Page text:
Maybe some of the other members here could feel free to agree or disagree with my approach. Is there anyone that has had severe floor damage as Rivertrails mentioned?


EDIT: Btw cut the old rot out and insert new wood for that length THEN sister the new piece attached to its side. Say your cut out rot is 3 or 4 or 5 inches. Replace that and then sister at least double that to each side and bolt. Don't forget your dealing with weight so you have to make sure you're building something strong to deal with that weight
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Old 07-29-2014, 01:23 PM   #4
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Being that you "knocked" you connection out. I would take a ice pick or machinist awl and poke into the screw holes and adjacent to them to explore the wood damage and/or rot.

Jerry is right in that you do need to at least "sister" a repair if the wood is rotten. If you probe into the screw holes and find solid wood beyond the original screw length then you may be able to use longer hardware.
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Old 07-29-2014, 05:21 PM   #5
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Thanks for the suggestions. I think im going to take the whole canopy off and fill in the holes with( something?) the whole bottom wood is rotted to the other end of the canopy and the door stop also. I friend was going to try and work on it but he moved. I cant do it and can't afford to have a normal place do it. But thanks for your info. When he was planning on doing it we really didn't know how to go about it. I had just bought it. It looked good from the inside and outside and I didnt know how to tell it was rotted wood. I am hoping it will just hold out for me for a while yet. To tell the truth if there wasn't a canopy and poles that the screws wouldn't hold I dont think I would yet be able to tell if looking at another one in the future.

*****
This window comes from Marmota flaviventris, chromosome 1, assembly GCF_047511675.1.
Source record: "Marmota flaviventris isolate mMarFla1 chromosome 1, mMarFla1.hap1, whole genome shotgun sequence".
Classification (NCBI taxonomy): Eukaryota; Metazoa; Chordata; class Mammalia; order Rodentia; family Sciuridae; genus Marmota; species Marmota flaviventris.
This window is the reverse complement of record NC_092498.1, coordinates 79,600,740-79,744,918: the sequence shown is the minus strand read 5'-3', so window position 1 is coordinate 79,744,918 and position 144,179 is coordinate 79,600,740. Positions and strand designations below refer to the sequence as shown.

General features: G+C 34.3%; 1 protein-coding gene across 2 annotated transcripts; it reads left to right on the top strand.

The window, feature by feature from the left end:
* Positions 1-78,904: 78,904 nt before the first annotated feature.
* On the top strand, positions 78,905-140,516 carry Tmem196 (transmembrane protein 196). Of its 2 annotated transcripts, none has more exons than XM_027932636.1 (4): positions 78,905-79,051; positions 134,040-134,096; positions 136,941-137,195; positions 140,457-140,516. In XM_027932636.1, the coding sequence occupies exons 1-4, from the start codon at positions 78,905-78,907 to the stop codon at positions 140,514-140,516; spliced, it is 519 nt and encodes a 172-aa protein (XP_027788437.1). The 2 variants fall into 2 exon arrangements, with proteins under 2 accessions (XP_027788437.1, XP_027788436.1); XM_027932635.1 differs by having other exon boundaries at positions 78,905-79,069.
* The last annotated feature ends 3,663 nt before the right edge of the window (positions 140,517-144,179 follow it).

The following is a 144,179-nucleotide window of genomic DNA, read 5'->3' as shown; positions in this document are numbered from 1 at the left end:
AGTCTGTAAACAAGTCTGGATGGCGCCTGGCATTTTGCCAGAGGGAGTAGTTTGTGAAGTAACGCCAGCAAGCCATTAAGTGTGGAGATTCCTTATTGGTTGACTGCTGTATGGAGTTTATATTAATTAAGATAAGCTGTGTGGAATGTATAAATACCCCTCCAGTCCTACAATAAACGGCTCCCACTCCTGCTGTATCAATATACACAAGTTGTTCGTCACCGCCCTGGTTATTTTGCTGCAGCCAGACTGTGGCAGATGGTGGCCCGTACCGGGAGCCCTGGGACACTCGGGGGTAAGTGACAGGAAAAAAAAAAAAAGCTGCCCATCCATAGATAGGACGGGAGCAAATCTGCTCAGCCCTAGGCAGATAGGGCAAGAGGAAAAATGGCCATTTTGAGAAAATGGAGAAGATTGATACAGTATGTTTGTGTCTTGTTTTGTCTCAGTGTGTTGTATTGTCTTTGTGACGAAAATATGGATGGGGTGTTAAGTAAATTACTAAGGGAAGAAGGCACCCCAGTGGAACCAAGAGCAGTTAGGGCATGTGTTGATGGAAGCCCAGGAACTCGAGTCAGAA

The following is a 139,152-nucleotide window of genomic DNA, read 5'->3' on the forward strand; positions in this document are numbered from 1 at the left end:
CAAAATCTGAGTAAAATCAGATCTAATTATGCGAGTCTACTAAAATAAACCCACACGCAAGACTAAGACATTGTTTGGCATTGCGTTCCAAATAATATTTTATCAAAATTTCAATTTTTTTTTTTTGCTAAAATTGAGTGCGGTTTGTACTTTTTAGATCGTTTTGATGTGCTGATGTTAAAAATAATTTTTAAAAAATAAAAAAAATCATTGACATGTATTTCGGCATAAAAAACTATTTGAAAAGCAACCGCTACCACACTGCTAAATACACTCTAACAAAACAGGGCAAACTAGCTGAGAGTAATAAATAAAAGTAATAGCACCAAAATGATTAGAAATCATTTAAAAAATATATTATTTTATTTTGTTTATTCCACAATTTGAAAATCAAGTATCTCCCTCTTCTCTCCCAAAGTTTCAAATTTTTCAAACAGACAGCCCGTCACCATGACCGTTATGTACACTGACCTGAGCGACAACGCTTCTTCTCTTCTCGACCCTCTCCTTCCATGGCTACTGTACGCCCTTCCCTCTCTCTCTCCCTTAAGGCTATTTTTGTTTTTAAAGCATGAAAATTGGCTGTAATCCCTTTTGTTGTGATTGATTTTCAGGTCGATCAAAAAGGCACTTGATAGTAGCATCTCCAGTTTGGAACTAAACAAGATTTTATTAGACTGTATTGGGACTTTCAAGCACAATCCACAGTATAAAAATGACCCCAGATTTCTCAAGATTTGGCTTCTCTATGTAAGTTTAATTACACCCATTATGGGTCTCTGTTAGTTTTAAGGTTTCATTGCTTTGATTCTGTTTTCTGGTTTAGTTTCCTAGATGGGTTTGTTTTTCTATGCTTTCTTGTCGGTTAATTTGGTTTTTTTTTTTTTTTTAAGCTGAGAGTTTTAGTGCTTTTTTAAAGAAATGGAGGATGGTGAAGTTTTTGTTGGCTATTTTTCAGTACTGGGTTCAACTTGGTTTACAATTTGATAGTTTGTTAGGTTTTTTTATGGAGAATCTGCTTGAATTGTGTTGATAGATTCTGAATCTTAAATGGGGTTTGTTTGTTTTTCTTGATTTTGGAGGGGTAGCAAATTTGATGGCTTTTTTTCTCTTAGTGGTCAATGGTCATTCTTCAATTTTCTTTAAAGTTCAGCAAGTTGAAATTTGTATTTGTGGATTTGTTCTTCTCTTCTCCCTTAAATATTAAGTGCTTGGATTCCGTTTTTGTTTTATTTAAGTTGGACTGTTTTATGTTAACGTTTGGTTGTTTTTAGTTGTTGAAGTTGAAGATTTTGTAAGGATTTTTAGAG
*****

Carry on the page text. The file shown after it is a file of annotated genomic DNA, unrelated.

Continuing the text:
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Old 07-29-2014, 08:30 PM   #6
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I think Jerry has a good handle on it.

There are some other products you might want to consider, depending on the extent of the damage. Two products used in the wood boating community are Git Rot and Rot Doctor CPES. They are epoxy resins to penetrate the rot and leave a solid area that can be sanded and/or drilled.

Here is a link to Rot Doctor CPES. CPES™-Wood based epoxy products to repair and resist wood rot. A Google search will probably turn up more info about them.

Just something to consider, it may or may not be a solution.
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Old 07-30-2014, 08:32 AM   #7
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Thanks for the link
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Old 07-30-2014, 09:33 AM   #8
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Thanks Gene.

I was also thinking that....if it appeared and feedback verified that there was solid wood from probing and very little and localized rot. I was holding the epoxy suggestion in reserve.

rivertrails,

Do a lot research in the forum files. You will find many on doing repairs and some with very good pictures as well.

Also, enjoy the trailer!